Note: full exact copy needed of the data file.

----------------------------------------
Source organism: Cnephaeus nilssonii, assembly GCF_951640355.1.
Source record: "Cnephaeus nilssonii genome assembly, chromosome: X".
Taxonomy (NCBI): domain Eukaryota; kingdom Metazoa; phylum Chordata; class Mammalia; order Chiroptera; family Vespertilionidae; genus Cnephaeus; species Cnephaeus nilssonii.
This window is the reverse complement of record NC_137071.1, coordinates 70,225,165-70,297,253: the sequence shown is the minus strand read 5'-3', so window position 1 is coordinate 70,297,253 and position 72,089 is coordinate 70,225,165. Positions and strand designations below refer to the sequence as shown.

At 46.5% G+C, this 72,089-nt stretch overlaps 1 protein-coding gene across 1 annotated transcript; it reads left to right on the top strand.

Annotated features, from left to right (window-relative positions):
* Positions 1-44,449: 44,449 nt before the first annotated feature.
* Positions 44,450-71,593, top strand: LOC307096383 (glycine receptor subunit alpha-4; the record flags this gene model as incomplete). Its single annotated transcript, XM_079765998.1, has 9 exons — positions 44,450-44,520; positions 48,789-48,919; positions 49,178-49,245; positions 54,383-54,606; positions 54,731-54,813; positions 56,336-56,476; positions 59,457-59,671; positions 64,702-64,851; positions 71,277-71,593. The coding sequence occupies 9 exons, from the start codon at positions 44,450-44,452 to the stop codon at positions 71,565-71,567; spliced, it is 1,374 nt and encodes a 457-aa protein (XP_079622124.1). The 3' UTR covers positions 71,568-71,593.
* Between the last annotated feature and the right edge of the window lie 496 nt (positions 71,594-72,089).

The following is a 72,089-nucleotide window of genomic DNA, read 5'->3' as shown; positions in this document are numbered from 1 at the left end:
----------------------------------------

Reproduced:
Source organism: Cnephaeus nilssonii, assembly GCF_951640355.1.
Source record: "Cnephaeus nilssonii genome assembly, chromosome: X".
Taxonomy (NCBI): domain Eukaryota; kingdom Metazoa; phylum Chordata; class Mammalia; order Chiroptera; family Vespertilionidae; genus Cnephaeus; species Cnephaeus nilssonii.
This window is the reverse complement of record NC_137071.1, coordinates 70,225,165-70,297,253: the sequence shown is the minus strand read 5'-3', so window position 1 is coordinate 70,297,253 and position 72,089 is coordinate 70,225,165. Positions and strand designations below refer to the sequence as shown.

At 46.5% G+C, this 72,089-nt stretch overlaps 1 protein-coding gene across 1 annotated transcript; it reads left to right on the top strand.

Annotated features, from left to right (window-relative positions):
* Positions 1-44,449: 44,449 nt before the first annotated feature.
* Positions 44,450-71,593, top strand: LOC307096383 (glycine receptor subunit alpha-4; the record flags this gene model as incomplete). Its single annotated transcript, XM_079765998.1, has 9 exons — positions 44,450-44,520; positions 48,789-48,919; positions 49,178-49,245; positions 54,383-54,606; positions 54,731-54,813; positions 56,336-56,476; positions 59,457-59,671; positions 64,702-64,851; positions 71,277-71,593. The coding sequence occupies 9 exons, from the start codon at positions 44,450-44,452 to the stop codon at positions 71,565-71,567; spliced, it is 1,374 nt and encodes a 457-aa protein (XP_079622124.1). The 3' UTR covers positions 71,568-71,593.
* Between the last annotated feature and the right edge of the window lie 496 nt (positions 71,594-72,089).

The following is a 72,089-nucleotide window of genomic DNA, read 5'->3' as shown; positions in this document are numbered from 1 at the left end: